rent events to the delight, not only of the farmers-many of whom imagined that he was really one of them-but of every class of readers throughout the country. In 1894 Mr. Nye turned his attention to another branch of humor, and brought out "Bill Nye's History of the United States." The drollery and humor of this work is unsurpassed--the interest and delight of the reader being greatly enhanced by the fact that he followed the chronological thread of the real historic narrative on which he pours the sidelights of his side-splitting humor. The success of this book was so great that Mr. Nye was preparing to go abroad to write humorous histories of England and other European countries when he suddenly died in 1896, in the 47th year of his age.

After his death Mrs. Nye went abroad, stopping in Berlin for the education of her children. The royalty on "Bill Nye's" books brings an ample support for his family.


HEN I was young and used to roam around | Just then I heard something crash through the over the country, gathering water-melons window of the barn and fall with a dull, sickening in the light of the moon, I used to think thud on the outside. The neighbors came to see I could milk anybody's cow, but I do not think so what it was that caused the noise. They found now. I do not milk a cow now unless the sign is that I had done it in getting through the window. right, and it hasn't been right for a good many years. I asked the neighbors if the barn was still standThe last cow I tried to milk was a common cow, ing. They said it was. Then I asked if the cow was born in obscurity; kind of a self-made cow. I injured much. They said she seemed to be quite remember her brow was low, but she wore her tail robust. Then I requested them to go in and calm high and she was haughty, oh, so haughty. the cow a little, and see if they could get my plug hat off her horns.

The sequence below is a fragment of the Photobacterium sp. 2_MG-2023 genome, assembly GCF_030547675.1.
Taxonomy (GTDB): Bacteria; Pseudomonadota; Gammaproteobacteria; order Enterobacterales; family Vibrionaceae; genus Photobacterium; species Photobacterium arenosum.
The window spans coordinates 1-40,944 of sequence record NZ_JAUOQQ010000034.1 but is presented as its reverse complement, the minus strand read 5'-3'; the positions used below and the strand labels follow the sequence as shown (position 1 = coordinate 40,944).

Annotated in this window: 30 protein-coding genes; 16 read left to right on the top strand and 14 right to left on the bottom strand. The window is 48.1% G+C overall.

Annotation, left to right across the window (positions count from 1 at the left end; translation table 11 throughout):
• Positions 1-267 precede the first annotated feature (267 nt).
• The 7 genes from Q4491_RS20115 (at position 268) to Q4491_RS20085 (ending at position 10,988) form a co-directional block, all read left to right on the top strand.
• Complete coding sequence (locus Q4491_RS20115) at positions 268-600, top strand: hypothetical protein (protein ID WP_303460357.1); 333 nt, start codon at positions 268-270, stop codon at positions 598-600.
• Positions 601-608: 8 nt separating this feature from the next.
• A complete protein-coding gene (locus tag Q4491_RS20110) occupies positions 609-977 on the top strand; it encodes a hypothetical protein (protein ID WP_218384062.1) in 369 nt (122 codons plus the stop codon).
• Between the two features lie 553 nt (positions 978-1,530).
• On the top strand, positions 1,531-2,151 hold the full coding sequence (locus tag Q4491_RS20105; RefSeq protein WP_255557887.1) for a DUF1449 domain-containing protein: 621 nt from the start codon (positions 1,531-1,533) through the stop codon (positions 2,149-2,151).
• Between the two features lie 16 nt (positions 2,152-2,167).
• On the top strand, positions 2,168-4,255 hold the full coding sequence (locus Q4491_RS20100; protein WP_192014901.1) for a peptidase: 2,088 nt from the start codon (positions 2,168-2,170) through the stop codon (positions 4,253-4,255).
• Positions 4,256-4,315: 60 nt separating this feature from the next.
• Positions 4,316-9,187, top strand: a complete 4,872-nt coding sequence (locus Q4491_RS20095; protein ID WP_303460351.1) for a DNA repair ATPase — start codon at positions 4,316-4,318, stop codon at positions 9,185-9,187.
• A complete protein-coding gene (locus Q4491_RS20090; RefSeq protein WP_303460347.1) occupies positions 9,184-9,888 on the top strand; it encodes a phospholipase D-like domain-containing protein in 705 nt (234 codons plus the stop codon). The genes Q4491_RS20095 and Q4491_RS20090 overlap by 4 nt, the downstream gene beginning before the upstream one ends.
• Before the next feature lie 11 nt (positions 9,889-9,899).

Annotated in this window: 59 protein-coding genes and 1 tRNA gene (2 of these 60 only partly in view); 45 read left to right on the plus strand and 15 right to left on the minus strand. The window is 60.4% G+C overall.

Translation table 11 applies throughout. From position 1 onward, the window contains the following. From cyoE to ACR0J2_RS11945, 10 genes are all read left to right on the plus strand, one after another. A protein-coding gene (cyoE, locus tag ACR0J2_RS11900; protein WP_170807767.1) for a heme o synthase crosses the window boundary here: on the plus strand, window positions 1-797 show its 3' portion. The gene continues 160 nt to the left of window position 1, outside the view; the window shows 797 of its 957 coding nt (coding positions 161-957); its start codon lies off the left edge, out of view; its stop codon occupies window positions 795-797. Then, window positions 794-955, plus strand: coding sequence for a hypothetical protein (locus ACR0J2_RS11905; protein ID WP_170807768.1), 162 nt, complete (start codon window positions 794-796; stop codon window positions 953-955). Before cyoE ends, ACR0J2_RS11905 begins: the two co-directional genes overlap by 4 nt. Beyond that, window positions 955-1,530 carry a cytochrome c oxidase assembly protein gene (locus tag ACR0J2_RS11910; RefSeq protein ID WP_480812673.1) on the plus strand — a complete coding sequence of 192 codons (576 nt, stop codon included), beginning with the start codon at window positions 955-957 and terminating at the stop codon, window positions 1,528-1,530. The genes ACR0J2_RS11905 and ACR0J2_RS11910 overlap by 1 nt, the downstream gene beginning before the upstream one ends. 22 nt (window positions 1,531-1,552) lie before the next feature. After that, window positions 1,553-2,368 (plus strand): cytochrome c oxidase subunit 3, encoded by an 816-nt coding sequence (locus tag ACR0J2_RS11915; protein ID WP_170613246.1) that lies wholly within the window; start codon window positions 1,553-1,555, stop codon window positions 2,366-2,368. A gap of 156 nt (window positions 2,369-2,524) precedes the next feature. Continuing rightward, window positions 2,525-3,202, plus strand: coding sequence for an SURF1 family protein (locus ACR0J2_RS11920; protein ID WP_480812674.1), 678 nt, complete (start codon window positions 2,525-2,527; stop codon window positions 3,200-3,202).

I made a common-place remark to her, one that is used in the very best of society, one that need not have given offence anywhere. I said, "So"-and she "soed." Then I told her to "hist" and she histed. But I thought she overdid it. She put too much expression in it.

I am buying all my milk now of a milkman. I select a gentle milkman who will not kick, and feel as though I could trust him. Then, if he feels as though he could trust me, it is all right.

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"No," she unto him straightway did make answer, I could not do that, honey."

MR. WHISK'S TRUE LOVE. O she said to him: Oh, darling, I fear that my wealth hath taught thee to me, and if it were to take wings unto itself thou wouldst also do the same."


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"Nay, Gwendolin," said Mr. Whisk, softly, as he drew her head down upon his shoulder and tickled the lobe of her little cunning ear with the end of his moustache, "I love not thy dollars, but thee alone. Also elsewhere. If thou doubtest me, give thy wealth to the poor. Give it to the World's Fair. Give it to the Central Pacific Railroad. Give it to any one who is suffering."


Then give it to your daughter," said Mr. Whisk, "if you think I am so low as to love alone your yellow dross." He then drew himself up to his full height. She flew to his arms like a frightened dove that has been hit on the head with a rock. Folding her warm round arms about his neck, she sobbed with joy and gave her entire fortune to her daughter.

Mr. Whisk then married the daughter, and went on about his business. I sometimes think that, at the best, man is a great coarse thing.